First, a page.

I'd like to say that I haven't posted lately because I've been very busy but that's only a half-truth. I did have a lot on my plate, but I wasn't picking at that, either. Instead I was staring at my plate, wondering why it kept piling up and how much longer I'd have to wait before it magically resolved itself. It didn't.
I used to wonder if this kind of self-destructive behavior was rooted in questions of self-worth; if I was trying to sabotage the good in my life because I didn't feel that I deserved it. I'm not sure it's fair to pin it all to my disease either. The truth probably lies somewhere in between, as with most things. My last round of chemo hit me harder than the previous (though I think that has more to do with how hard I was pushing myself than my body simply reacting poorly) and I remained mired in a fog for weeks. I wanted to work but I couldn't. I felt physically unable to put words on the page and when I forced myself, the result was terrible and embarrassing. Nothing I'd want anyone to actually read, never mind purchase with their hard-earned money. Or, you know, department funding. Whatever. Thankfully my boss is patient and understanding enough to help me find solutions rather than point out faults, and, when necessary, light a fire under my ass. I've found my voice again and cleaned off most of my plate, so I felt it was time to check in.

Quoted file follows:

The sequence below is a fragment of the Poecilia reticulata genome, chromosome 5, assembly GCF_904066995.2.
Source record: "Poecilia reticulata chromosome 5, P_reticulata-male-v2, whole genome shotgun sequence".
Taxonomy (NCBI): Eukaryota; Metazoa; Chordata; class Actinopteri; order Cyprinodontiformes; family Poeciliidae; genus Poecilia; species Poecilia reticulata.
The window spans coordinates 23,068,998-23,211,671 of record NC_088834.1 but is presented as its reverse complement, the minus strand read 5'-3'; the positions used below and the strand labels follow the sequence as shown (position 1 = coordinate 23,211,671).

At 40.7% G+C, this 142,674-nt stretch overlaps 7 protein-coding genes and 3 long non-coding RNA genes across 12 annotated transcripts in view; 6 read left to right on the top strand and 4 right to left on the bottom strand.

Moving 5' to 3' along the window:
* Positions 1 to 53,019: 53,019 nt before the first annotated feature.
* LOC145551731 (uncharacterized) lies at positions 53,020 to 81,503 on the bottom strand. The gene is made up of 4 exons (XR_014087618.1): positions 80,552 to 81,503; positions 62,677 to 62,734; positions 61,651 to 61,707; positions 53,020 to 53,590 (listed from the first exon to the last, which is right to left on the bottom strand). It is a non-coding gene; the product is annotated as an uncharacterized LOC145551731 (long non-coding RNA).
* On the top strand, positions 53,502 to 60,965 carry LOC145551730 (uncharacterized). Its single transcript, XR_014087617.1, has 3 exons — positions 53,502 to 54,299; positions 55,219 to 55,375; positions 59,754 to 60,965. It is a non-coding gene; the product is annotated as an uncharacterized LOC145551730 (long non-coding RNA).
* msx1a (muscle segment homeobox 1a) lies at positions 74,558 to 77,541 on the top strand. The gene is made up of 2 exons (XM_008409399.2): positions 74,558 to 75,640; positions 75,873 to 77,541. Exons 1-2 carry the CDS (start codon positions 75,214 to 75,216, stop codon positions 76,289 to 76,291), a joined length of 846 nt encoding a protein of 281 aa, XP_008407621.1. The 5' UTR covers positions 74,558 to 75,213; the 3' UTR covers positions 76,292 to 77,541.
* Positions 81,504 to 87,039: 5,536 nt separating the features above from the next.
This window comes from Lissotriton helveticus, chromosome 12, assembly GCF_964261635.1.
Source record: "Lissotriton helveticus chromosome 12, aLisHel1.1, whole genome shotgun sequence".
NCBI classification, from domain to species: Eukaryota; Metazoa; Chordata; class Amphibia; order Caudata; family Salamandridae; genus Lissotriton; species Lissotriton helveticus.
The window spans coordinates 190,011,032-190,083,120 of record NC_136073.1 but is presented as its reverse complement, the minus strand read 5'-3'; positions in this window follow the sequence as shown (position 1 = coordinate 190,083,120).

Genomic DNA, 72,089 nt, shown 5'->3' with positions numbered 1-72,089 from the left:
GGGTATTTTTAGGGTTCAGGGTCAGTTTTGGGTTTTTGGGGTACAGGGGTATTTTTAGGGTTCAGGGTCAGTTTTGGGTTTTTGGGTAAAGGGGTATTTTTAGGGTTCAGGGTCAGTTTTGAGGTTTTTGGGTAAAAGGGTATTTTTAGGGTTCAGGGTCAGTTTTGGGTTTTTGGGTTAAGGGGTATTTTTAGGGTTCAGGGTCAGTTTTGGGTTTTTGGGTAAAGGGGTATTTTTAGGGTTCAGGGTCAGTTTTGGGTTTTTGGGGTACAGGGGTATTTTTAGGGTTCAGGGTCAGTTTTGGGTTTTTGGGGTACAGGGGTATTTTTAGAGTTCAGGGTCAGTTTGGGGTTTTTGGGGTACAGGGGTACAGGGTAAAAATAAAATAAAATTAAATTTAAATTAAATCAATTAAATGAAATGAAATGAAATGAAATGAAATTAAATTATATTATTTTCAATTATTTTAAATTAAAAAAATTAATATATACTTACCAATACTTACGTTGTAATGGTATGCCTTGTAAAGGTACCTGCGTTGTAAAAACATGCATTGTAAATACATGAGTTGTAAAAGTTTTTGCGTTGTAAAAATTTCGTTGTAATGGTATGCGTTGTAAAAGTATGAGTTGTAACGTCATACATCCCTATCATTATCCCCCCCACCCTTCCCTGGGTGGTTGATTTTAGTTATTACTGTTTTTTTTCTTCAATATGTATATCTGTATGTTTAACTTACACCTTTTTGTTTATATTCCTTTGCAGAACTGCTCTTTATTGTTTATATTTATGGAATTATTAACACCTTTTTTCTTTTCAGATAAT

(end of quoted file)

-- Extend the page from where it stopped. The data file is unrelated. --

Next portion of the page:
I'm faced with a new question this morning. The president of the company had another sort of cancer when he was younger and feels that this is a point of connection between us, which is fine. His variety wasn't quite the same as what I had but I'm not going to turn down sympathy and compassion from the man in the big chair. This morning he sent me an e-mail on a new "cure" for brain cancer. It's a sort of supplement called "essiac tea." Well, he's the thing. Essiac tea does not cure any cancer (surprise!). In scientific trials it was shown to have no effect on cancer whatsoever until you get to large enough doses... at which point it may accelerate tumor growth or flat out kill the patient. The FDA has described it as a "fake cancer cure" and Sloan-Kettering has advised patients to "avoid" it. So when my president says, "it couldn't hurt," how do I respond?
I thank him politely, promise I'll look into it (which I have), and hope he never, ever mentions it again.
Anyone else have any similar experiences?